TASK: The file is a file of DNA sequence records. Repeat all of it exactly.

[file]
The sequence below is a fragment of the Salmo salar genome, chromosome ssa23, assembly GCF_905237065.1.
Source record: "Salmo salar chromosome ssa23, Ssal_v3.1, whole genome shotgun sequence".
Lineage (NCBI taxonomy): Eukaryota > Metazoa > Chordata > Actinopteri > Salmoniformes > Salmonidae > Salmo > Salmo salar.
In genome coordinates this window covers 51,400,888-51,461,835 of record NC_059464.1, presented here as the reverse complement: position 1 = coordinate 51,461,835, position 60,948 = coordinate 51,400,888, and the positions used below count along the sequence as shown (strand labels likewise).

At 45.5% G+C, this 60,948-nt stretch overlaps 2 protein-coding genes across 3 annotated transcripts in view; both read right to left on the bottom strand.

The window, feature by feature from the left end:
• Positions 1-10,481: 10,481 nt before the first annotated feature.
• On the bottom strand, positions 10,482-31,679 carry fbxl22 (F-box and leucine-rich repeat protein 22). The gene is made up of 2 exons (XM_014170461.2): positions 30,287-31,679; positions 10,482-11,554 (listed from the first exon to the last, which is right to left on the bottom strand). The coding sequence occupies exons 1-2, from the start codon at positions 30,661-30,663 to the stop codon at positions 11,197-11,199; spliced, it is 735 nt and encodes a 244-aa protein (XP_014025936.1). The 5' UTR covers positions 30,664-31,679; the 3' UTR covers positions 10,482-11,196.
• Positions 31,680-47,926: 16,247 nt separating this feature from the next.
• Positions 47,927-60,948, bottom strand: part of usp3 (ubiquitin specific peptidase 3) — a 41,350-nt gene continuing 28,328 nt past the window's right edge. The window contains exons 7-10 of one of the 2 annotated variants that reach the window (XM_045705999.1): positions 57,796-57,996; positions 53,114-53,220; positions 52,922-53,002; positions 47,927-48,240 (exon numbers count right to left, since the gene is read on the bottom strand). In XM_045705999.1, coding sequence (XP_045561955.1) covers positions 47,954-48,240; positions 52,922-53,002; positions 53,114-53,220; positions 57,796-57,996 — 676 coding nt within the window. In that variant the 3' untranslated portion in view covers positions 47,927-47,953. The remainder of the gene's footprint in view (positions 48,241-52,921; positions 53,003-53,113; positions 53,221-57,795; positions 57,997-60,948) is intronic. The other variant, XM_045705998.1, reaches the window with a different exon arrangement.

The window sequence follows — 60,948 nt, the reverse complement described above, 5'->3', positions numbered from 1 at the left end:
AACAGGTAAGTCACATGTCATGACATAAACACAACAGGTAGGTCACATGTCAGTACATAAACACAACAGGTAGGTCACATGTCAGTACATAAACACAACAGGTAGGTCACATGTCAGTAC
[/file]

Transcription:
The sequence below is a fragment of the Salmo salar genome, chromosome ssa23, assembly GCF_905237065.1.
Source record: "Salmo salar chromosome ssa23, Ssal_v3.1, whole genome shotgun sequence".
Lineage (NCBI taxonomy): Eukaryota > Metazoa > Chordata > Actinopteri > Salmoniformes > Salmonidae > Salmo > Salmo salar.
In genome coordinates this window covers 51,400,888-51,461,835 of record NC_059464.1, presented here as the reverse complement: position 1 = coordinate 51,461,835, position 60,948 = coordinate 51,400,888, and the positions used below count along the sequence as shown (strand labels likewise).

At 45.5% G+C, this 60,948-nt stretch overlaps 2 protein-coding genes across 3 annotated transcripts in view; both read right to left on the bottom strand.

The window, feature by feature from the left end:
• Positions 1-10,481: 10,481 nt before the first annotated feature.
• On the bottom strand, positions 10,482-31,679 carry fbxl22 (F-box and leucine-rich repeat protein 22). The gene is made up of 2 exons (XM_014170461.2): positions 30,287-31,679; positions 10,482-11,554 (listed from the first exon to the last, which is right to left on the bottom strand). The coding sequence occupies exons 1-2, from the start codon at positions 30,661-30,663 to the stop codon at positions 11,197-11,199; spliced, it is 735 nt and encodes a 244-aa protein (XP_014025936.1). The 5' UTR covers positions 30,664-31,679; the 3' UTR covers positions 10,482-11,196.
• Positions 31,680-47,926: 16,247 nt separating this feature from the next.
• Positions 47,927-60,948, bottom strand: part of usp3 (ubiquitin specific peptidase 3) — a 41,350-nt gene continuing 28,328 nt past the window's right edge. The window contains exons 7-10 of one of the 2 annotated variants that reach the window (XM_045705999.1): positions 57,796-57,996; positions 53,114-53,220; positions 52,922-53,002; positions 47,927-48,240 (exon numbers count right to left, since the gene is read on the bottom strand). In XM_045705999.1, coding sequence (XP_045561955.1) covers positions 47,954-48,240; positions 52,922-53,002; positions 53,114-53,220; positions 57,796-57,996 — 676 coding nt within the window. In that variant the 3' untranslated portion in view covers positions 47,927-47,953. The remainder of the gene's footprint in view (positions 48,241-52,921; positions 53,003-53,113; positions 53,221-57,795; positions 57,997-60,948) is intronic. The other variant, XM_045705998.1, reaches the window with a different exon arrangement.

The window sequence follows — 60,948 nt, the reverse complement described above, 5'->3', positions numbered from 1 at the left end:
AACAGGTAAGTCACATGTCATGACATAAACACAACAGGTAGGTCACATGTCAGTACATAAACACAACAGGTAGGTCACATGTCAGTACATAAACACAACAGGTAGGTCACATGTCAGTAC